For Josh Thornsbrough, the results speak for themselves. In 11 out of 12 trials, twin rows outyielded traditional 30-inch row spacing in corn.
The jury may still be out on twin-row corn for many growers, but Mark Peterson has examined the evidence on his farm and he’s reached a verdict: More bushels, more dollars.
As spring nears and weather warms, concern is rising about 2009 corn stored in bins. Much of the crop came out of the field at lower-than-normal quality and higher moisture.
Pioneer Hi-Bred recently announced the release of a new generation of corn hybrids designed for water-limited environments. These hybrids will be branded as Optimum AQUAmax hybrids.
Farmers have always led the way to higher-yielding crops, often experimenting with technologies not yet mainstream. Those technologies may begin in test tubes, growing chambers and greenhouses.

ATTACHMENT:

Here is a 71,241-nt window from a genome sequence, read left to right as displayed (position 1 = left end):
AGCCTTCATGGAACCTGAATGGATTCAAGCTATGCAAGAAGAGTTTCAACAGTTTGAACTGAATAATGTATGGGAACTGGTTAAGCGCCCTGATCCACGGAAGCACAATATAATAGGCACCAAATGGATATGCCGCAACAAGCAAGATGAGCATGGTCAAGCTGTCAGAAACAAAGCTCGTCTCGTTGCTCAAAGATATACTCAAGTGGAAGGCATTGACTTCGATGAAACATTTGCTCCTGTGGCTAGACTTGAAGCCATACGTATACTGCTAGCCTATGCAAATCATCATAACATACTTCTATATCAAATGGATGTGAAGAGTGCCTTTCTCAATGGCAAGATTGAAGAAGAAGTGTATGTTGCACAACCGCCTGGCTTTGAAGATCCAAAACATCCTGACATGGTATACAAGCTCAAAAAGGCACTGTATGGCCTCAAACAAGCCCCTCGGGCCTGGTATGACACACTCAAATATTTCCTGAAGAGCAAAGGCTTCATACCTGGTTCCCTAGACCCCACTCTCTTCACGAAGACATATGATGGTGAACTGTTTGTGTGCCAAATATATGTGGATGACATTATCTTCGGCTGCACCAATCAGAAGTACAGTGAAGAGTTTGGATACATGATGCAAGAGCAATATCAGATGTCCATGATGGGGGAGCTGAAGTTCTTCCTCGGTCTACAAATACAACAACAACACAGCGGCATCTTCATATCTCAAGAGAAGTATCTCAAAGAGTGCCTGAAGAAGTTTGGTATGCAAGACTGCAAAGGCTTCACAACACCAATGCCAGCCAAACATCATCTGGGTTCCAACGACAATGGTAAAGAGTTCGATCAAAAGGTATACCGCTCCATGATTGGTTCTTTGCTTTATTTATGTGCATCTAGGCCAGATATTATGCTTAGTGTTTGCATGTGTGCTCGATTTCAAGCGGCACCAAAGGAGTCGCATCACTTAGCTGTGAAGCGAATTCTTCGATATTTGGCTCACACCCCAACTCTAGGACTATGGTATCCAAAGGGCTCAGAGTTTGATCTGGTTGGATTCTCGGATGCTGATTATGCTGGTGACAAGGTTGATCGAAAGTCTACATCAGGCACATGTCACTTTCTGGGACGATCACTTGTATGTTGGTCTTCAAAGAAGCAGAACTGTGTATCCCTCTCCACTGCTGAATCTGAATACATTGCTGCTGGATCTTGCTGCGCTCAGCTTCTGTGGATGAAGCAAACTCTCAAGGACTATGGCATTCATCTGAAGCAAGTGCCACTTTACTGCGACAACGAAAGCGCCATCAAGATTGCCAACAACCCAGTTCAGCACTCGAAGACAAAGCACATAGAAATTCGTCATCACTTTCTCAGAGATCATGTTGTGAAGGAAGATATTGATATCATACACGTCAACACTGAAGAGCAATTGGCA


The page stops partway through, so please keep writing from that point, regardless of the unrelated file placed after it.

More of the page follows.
In the early 1900s, when the primary power source for farmers was the horse, corn row spacing commonly ranged from 38 to 40 inches to accommodate the animal’s wider girth. While tractors eventually replaced the arguably more temperamental horses, row spacing didn’t change much until research in the 1960s showed narrowing it to 30 inches could increase corn yields by 5% or more.